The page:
Support behind the scenes
Starting a business is as much a personal choice as it is a financial one, and an accountant who partners with a small business owner is taking on far more than a set of books. It’s time that the social impact of accountants was acknowledged, embraced, and progressed on a national scale.
By day, Mick Conway runs a highly successful landscaping business that designs award-winning projects for renowned international garden shows. By night, the realities of running a small business and supporting his sick wife set in.
For the past decade, Mick has juggled his business, two young children and a wife who is battling breast cancer. The pressures he faces on a daily basis has taken a toll on his mental health and personal wellbeing.
The single person who plays a big part in alleviating Mick’s stress isn’t a family member or a friend. It’s his accountant.
“Don’t worry Mick, I’ll take care of it,” his accountant reassures him. And with these simple eight words, Mick feels less burdened. He can hand over most compliance and financial issues that arise to his accountant and know they will be taken care of.
Anyone running a small business knows clocking off is not an option. They can relate to the relief of having help with the books. This help not only alleviates business stress, it has a positive impact on the wellbeing of business owners too.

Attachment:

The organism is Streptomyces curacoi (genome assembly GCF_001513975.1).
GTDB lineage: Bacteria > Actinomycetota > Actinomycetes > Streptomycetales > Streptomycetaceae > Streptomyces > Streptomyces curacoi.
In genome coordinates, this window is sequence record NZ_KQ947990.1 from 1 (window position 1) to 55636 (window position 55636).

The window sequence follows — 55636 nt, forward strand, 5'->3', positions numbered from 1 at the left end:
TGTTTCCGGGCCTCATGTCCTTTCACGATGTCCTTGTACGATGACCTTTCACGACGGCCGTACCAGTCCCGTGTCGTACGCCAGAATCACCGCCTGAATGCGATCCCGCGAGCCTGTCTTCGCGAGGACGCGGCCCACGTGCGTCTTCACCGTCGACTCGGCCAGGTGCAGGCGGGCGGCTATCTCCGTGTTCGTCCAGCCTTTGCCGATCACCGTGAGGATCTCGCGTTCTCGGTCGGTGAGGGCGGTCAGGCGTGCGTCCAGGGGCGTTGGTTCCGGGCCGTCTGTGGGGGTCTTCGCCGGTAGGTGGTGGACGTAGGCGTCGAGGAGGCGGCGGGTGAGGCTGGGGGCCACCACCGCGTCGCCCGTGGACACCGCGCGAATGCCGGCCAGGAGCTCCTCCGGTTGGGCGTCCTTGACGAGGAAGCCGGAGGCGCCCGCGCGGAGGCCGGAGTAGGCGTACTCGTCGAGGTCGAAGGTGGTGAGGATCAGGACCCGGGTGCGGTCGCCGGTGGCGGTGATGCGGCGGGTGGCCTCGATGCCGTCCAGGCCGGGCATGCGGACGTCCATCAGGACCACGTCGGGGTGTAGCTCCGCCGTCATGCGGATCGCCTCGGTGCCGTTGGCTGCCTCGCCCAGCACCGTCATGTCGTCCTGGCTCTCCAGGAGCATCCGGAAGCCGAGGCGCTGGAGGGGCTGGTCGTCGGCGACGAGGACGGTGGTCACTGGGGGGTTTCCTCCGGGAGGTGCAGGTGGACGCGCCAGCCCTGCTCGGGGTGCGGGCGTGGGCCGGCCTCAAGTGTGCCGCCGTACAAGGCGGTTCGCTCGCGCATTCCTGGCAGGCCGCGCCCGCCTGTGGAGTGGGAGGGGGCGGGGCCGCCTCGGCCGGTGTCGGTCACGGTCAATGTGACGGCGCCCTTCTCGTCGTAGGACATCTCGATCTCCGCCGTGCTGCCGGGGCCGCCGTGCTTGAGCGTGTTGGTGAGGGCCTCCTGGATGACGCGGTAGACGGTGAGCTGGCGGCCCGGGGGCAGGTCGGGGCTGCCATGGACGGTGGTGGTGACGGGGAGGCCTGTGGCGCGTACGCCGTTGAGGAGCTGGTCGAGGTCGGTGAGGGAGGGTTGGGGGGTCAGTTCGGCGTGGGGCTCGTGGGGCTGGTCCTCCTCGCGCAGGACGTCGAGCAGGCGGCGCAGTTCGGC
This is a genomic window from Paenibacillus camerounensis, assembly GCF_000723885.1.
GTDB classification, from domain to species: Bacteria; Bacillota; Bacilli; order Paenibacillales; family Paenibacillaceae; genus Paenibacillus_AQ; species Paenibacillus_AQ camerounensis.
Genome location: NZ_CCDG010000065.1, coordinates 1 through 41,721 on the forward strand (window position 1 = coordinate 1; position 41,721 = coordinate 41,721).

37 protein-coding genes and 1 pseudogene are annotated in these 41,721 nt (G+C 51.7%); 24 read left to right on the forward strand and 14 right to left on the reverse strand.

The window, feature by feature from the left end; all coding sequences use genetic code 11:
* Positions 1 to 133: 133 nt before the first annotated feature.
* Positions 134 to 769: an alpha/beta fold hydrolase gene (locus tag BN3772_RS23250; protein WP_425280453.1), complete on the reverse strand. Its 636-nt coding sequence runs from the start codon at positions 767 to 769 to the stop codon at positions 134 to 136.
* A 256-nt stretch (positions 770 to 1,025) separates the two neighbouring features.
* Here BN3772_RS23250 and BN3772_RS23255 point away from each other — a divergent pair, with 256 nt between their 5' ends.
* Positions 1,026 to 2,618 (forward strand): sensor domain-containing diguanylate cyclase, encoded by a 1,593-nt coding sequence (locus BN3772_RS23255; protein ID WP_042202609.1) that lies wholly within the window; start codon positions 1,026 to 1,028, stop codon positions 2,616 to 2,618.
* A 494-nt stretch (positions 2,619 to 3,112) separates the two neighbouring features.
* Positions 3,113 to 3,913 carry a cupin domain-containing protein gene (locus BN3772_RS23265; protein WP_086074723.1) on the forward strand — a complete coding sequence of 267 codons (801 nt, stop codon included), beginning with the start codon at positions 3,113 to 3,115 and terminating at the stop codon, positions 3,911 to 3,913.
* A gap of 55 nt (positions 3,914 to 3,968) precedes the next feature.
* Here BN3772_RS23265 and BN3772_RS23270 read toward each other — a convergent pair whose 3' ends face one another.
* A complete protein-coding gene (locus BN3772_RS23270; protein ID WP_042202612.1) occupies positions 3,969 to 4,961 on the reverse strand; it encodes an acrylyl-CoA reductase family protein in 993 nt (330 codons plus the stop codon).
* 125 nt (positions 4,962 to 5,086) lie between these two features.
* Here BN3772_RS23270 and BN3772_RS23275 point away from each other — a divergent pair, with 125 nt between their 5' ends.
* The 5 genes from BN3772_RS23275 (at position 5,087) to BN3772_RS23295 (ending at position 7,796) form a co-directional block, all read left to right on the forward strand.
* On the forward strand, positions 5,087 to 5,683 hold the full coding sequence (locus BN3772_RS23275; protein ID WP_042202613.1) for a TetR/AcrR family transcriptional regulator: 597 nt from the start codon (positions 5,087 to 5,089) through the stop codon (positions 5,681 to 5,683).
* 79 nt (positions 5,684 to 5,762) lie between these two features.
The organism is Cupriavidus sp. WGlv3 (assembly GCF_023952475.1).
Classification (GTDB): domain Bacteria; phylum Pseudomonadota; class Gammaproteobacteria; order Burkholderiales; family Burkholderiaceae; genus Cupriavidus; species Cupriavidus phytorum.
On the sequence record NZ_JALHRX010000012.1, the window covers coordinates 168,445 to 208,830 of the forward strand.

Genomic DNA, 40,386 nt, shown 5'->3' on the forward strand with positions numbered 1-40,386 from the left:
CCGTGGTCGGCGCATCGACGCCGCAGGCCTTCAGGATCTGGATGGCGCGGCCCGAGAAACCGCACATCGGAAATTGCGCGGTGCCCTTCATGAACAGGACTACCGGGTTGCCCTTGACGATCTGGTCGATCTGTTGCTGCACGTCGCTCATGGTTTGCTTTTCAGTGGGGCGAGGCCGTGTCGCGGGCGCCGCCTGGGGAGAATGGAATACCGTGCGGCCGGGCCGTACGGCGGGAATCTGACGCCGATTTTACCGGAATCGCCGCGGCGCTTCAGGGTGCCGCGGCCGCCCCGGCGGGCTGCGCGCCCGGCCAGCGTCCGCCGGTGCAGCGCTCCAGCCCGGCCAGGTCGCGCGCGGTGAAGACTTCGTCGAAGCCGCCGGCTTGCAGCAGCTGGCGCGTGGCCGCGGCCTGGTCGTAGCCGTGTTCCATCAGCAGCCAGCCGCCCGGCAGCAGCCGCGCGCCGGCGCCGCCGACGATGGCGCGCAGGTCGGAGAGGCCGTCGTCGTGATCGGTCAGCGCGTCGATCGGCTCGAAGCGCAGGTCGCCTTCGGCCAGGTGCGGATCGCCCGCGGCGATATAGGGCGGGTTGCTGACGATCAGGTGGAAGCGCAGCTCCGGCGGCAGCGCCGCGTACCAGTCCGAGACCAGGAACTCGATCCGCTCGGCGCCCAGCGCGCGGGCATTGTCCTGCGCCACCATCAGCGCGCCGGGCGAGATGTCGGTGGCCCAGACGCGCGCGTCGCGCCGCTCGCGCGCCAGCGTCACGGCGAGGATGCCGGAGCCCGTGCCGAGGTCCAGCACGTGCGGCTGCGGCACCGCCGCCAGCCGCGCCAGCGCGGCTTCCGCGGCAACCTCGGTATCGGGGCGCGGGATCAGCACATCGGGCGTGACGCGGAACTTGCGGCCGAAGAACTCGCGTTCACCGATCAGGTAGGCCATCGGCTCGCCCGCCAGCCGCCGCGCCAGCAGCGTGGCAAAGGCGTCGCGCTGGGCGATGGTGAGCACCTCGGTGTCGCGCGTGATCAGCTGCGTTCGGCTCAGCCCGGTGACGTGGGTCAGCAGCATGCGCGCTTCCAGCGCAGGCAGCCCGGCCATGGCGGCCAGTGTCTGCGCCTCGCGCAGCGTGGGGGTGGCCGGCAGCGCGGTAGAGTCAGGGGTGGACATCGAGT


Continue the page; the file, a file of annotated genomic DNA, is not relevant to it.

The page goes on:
A recent report by Suncorp, SME vs Me, revealed that many business owners are overlooking their mental health and wellbeing to achieve professional success. The study found that almost two-thirds of business owners surveyed experienced a personal impact – including financial stress, loss of motivation and relationship strain – as a result of being swamped at work.
Two-thirds of business owners, who operated their businesses for just under three years, were dissatisfied with their work/life balance, while only a quarter were satisfied that the experience of running their own business lived up to their expectations.
The World Health Organisation (WHO) considers managing the pressures of work-life as central to mental and emotional wellbeing. WHO defines mental health as “a state of wellbeing in which every individual realises his or her own potential, can cope with the normal stresses of life, can work productively and fruitfully, and is able to make a contribution to her or his community”.
According to beyondblue, while mental health is not fixed or static, stress and heavy workloads are common factors that contribute to anxiety and depression.
Heads Up, beyondblue’s mentally healthy workplace initiative, says that one in five people in the workforce are likely to be experiencing a mental health condition at any given time, costing Australian employers $10.9 billion annually.
Beyondblue’s head of workplace research and development, Nick Arvanitis, says small business owners are at a greater risk of developing a mental health condition because of their greater responsibilities and workload.